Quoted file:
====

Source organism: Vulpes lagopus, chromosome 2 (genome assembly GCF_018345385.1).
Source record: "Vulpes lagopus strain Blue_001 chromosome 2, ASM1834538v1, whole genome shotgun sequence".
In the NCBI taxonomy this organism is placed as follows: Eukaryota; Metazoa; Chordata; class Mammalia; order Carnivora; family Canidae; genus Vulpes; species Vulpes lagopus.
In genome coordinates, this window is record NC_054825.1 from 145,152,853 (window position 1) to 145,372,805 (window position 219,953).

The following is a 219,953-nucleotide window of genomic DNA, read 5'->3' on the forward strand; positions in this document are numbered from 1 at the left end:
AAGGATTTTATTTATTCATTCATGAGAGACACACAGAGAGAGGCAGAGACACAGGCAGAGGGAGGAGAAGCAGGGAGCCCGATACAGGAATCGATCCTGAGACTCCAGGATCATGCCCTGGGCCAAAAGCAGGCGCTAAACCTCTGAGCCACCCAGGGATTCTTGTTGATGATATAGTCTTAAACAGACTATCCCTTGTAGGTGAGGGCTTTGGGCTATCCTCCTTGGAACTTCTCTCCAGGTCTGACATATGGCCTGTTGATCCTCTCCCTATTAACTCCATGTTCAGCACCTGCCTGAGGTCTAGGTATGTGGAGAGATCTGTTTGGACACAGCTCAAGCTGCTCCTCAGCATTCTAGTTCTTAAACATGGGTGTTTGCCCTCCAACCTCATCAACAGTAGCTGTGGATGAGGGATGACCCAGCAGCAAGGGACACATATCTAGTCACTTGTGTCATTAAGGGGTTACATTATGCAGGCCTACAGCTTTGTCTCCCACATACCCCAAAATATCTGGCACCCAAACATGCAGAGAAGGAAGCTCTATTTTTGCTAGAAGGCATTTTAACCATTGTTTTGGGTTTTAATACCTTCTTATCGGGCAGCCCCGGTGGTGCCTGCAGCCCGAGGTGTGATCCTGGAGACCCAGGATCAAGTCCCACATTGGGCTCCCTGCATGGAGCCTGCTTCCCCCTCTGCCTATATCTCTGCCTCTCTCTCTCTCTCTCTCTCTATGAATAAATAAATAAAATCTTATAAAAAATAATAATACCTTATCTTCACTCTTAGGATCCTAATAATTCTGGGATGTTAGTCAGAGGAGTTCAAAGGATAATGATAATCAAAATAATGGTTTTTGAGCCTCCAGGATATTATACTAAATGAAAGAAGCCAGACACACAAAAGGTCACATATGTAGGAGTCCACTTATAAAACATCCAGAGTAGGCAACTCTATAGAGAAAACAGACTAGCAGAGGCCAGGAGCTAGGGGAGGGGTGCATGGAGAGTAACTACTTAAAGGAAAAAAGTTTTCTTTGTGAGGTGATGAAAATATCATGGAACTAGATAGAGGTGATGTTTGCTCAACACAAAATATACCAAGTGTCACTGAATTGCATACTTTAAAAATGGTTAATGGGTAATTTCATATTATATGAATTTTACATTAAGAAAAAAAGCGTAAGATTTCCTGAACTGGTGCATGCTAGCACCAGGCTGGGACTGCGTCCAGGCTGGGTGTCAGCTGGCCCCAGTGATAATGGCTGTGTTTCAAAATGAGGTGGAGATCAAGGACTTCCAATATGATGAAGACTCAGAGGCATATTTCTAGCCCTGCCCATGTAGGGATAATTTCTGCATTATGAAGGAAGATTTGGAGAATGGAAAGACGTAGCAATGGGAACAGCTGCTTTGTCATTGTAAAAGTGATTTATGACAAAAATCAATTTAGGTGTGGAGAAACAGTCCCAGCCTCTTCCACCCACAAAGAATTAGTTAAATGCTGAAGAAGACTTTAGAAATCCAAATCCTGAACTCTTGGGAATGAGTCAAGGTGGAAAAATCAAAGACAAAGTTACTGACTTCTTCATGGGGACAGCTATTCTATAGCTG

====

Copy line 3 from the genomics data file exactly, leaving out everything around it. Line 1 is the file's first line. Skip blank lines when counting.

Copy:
In the NCBI taxonomy this organism is placed as follows: Eukaryota; Metazoa; Chordata; class Mammalia; order Carnivora; family Canidae; genus Vulpes; species Vulpes lagopus.